So it stands to reason that if you can change your thinking or shift your perspective such that your thoughts lean toward the positive, your body will respond by helping you feel more upbeat, and therefore more connected to the world around you. Sounds simple enough, but truly changing your thoughts takes incredible concentration, determination, and courage. Working with your thoughts is much like encountering a mountain lion in the wild. When you see that big cat, your first instinct may be to run, but really you’re supposed to stand your ground and make yourself look large in the face of the feline threat. But if you run from a mountain lion—or your thoughts—it will likely give chase. For instance, thoughts like “I’m powerless” and “I’m afraid” tend to follow you until you’re willing to turn around and face them. Much like trying to flee a mountain lion, fleeing your thoughts is ultimately futile—they will always catch up with you. Your best defense is being prepared.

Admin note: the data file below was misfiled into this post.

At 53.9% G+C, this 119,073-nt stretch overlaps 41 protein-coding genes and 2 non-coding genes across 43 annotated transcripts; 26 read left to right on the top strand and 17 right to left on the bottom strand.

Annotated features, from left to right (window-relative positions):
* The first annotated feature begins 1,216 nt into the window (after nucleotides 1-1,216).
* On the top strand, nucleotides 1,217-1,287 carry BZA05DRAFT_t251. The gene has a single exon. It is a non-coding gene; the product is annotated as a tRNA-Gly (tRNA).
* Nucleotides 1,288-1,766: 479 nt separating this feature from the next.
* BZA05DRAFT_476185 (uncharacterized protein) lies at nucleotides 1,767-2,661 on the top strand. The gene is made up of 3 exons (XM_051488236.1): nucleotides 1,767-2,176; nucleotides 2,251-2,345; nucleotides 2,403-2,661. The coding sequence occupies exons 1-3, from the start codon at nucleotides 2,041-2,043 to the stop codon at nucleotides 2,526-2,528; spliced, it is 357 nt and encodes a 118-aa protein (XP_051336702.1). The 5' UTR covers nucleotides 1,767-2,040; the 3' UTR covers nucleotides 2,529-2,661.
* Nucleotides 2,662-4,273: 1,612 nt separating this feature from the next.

Just as wilderness training prepares you for a possible mountain lion encounter, meditation readies you to deal with your thoughts. It teaches you how to stay calm when your initial thoughts and reactions are intense and potentially negative; it can help you face your thoughts by teaching you to observe before responding. By working with your breath and sitting with your thoughts and emotions, meditation allows you to see each thought as a messenger with information on how to respond in a way that helps you feel in harmony with yourself and the world around you. For instance, negative thoughts like “I’m not enough” or “I’m helpless” can be perceived instead as signals that you should stop and reflect on what you can do to feel sufficient and capable.